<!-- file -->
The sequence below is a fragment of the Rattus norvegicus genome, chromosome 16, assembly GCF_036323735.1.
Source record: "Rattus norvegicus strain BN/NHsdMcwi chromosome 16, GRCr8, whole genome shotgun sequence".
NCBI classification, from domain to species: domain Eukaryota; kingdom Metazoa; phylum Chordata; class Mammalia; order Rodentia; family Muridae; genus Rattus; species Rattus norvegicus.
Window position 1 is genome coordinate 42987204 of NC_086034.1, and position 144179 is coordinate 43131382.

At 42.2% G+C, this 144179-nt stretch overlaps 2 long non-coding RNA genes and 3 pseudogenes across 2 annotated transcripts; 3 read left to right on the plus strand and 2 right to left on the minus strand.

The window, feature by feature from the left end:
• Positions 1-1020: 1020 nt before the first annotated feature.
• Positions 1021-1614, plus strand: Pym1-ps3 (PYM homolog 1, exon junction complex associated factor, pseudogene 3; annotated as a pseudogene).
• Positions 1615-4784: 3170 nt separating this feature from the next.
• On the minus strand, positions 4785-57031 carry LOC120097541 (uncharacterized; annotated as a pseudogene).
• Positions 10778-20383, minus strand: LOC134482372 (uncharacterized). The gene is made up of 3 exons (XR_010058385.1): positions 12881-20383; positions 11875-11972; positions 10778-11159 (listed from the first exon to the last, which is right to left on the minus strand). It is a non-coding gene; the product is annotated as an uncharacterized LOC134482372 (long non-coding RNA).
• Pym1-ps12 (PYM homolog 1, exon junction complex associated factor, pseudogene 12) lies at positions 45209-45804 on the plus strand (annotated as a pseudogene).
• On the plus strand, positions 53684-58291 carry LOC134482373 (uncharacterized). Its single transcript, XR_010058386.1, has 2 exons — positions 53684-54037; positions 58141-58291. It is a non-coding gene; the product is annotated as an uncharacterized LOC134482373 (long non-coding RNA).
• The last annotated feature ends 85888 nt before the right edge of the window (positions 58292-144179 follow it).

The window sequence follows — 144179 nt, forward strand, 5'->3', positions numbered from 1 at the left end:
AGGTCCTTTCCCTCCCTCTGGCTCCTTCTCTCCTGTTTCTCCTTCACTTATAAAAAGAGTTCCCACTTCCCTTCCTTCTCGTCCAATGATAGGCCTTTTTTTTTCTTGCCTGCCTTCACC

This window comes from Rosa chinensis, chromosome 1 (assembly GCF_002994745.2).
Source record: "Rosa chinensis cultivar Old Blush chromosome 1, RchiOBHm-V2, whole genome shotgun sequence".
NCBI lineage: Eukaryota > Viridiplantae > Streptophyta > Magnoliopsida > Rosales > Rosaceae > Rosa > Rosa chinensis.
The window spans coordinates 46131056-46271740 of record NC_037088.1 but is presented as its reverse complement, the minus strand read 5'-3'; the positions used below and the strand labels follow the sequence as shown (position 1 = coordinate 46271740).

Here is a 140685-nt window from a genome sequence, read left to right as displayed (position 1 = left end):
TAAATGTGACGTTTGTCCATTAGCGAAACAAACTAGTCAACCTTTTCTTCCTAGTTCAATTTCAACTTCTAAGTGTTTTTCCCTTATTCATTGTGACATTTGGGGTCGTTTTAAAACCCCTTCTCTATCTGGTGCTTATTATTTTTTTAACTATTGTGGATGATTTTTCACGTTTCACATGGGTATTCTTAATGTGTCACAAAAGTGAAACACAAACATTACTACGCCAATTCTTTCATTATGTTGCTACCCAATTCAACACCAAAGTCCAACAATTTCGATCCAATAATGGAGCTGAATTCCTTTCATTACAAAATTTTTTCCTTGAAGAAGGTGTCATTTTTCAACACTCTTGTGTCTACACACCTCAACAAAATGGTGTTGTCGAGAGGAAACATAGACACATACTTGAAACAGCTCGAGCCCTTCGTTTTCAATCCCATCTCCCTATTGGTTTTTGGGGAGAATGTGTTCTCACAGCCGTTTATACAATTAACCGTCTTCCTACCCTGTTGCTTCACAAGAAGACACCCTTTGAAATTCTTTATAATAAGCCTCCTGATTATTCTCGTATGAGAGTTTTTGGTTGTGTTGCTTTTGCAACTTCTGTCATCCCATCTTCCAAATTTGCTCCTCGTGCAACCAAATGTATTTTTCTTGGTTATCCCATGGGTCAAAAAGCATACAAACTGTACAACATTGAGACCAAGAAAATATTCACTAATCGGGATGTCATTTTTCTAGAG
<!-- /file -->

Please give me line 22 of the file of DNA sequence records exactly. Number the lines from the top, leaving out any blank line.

TAAATGTGACGTTTGTCCATTAGCGAAACAAACTAGTCAACCTTTTCTTCCTAGTTCAATTTCAACTTCTAAGTGTTTTTCCCTTATTCATTGTGACATTTGGGGTCGTTTTAAAACCCCTTCTCTATCTGGTGCTTATTATTTTTTTAACTATTGTGGATGATTTTTCACGTTTCACATGGGTATTCTTAATGTGTCACAAAAGTGAAACACAAACATTACTACGCCAATTCTTTCATTATGTTGCTACCCAATTCAACACCAAAGTCCAACAATTTCGATCCAATAATGGAGCTGAATTCCTTTCATTACAAAATTTTTTCCTTGAAGAAGGTGTCATTTTTCAACACTCTTGTGTCTACACACCTCAACAAAATGGTGTTGTCGAGAGGAAACATAGACACATACTTGAAACAGCTCGAGCCCTTCGTTTTCAATCCCATCTCCCTATTGGTTTTTGGGGAGAATGTGTTCTCACAGCCGTTTATACAATTAACCGTCTTCCTACCCTGTTGCTTCACAAGAAGACACCCTTTGAAATTCTTTATAATAAGCCTCCTGATTATTCTCGTATGAGAGTTTTTGGTTGTGTTGCTTTTGCAACTTCTGTCATCCCATCTTCCAAATTTGCTCCTCGTGCAACCAAATGTATTTTTCTTGGTTATCCCATGGGTCAAAAAGCATACAAACTGTACAACATTGAGACCAAGAAAATATTCACTAATCGGGATGTCATTTTTCTAGAG